The World Bank published its latest Global Economic Prospects report on Monday, providing us with another glimpse of the expected economic fallout of the COVID-19 pandemic. According to its revised forecasts, the global economy will shrink by 5.2 percent this year, which would mark the deepest recession since World War II.
“This is a deeply sobering outlook, with the crisis likely to leave long-lasting scars and pose major global challenges,” said World Bank Group Vice President for Equitable Growth, Finance and Institutions, Ceyla Pazarbasioglu, who urged the global community to “unite to find ways to rebuild as robust a recovery as possible to prevent more people from falling into poverty and unemployment.”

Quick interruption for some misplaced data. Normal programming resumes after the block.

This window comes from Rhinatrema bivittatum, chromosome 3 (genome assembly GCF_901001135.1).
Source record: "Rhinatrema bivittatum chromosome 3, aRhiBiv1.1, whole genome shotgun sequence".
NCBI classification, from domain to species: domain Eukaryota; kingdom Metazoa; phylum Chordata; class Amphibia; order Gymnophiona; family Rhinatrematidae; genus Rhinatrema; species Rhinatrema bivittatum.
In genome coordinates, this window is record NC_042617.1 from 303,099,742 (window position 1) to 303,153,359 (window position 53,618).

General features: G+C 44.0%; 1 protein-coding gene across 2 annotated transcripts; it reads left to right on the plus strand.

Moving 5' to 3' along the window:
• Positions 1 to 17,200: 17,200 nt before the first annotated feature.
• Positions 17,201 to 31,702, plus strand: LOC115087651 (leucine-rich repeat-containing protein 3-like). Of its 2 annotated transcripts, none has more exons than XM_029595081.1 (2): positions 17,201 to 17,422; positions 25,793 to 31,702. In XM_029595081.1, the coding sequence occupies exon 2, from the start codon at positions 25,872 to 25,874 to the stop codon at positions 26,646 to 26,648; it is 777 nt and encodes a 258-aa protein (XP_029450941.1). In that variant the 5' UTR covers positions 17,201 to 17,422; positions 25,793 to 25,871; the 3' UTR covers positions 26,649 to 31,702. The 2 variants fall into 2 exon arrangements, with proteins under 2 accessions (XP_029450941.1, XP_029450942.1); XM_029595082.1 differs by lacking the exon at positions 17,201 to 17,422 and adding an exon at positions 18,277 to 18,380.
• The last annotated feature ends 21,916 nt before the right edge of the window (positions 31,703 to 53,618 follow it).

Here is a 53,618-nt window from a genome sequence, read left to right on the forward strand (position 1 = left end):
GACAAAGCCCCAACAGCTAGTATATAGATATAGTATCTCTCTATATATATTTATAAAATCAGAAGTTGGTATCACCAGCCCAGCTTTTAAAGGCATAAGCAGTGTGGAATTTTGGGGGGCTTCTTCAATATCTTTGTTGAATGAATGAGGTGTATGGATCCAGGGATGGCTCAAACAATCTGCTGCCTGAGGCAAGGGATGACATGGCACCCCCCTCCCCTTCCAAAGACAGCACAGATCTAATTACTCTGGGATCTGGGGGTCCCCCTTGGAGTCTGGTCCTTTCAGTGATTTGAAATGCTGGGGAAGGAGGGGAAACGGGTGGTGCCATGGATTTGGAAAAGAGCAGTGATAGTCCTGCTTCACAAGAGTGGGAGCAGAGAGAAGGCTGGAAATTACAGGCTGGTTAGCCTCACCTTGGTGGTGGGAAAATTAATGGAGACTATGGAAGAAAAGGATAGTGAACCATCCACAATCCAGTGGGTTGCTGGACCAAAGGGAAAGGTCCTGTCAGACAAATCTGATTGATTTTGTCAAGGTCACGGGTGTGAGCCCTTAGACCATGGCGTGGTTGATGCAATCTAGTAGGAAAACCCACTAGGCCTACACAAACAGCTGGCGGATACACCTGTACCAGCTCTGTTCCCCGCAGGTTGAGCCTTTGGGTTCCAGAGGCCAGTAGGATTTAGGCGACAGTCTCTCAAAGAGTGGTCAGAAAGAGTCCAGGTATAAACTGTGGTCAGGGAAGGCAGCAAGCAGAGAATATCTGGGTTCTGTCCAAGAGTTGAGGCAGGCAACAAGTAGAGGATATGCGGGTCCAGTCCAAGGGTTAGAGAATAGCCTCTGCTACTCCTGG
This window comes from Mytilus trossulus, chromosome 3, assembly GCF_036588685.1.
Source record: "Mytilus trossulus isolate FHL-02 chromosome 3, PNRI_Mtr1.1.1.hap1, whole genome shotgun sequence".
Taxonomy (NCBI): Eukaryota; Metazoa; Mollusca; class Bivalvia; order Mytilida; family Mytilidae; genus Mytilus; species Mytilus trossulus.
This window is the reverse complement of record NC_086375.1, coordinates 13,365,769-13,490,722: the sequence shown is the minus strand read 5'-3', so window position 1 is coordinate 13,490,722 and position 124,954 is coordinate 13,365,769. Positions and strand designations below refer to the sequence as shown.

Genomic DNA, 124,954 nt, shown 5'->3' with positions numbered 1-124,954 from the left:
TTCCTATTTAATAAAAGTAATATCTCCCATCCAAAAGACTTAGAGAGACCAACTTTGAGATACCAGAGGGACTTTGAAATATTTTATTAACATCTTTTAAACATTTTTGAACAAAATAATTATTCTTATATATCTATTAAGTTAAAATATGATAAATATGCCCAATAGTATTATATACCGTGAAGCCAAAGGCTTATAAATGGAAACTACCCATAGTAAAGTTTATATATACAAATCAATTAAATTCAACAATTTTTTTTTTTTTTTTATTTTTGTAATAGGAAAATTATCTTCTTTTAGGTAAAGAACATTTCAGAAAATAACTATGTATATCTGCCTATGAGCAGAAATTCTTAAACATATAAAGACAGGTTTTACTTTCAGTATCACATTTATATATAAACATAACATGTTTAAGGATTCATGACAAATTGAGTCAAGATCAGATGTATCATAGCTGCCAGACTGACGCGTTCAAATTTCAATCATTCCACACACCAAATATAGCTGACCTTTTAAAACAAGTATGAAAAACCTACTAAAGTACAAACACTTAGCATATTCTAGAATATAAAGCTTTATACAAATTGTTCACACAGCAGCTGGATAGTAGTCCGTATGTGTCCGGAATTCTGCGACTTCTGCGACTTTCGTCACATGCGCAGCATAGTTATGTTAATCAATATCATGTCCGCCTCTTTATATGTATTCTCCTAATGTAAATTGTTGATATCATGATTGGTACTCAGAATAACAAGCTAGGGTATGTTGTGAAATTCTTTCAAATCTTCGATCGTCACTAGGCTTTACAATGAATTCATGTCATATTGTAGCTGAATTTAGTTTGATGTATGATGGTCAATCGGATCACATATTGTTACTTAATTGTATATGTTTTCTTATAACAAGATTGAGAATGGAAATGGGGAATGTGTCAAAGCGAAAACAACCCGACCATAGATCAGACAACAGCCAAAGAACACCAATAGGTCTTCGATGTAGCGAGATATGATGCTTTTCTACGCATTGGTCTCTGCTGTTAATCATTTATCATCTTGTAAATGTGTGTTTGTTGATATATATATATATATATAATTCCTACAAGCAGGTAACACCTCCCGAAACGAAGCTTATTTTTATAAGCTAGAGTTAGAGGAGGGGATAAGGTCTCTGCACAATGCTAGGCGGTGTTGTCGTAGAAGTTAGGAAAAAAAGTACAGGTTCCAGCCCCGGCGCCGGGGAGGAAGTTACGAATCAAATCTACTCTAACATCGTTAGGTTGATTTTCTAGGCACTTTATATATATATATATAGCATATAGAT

While countries with high case and death counts and those relying heavily on tourism, global trade and commodity exports are expected to be hit hardest by the pandemic, this is a truly global crisis affecting more countries than any other economic downturn since 1870, according to the World Bank. As our chart shows, the economic impact of the coronavirus outbreak is expected to be severe across the globe, with no regions spared. Compared to its January 2020 projection, the World Bank revised its global growth estimate by 7.7 percentage points, with the Euro Area and Brazil suffering the biggest hit to their economic growth prospects.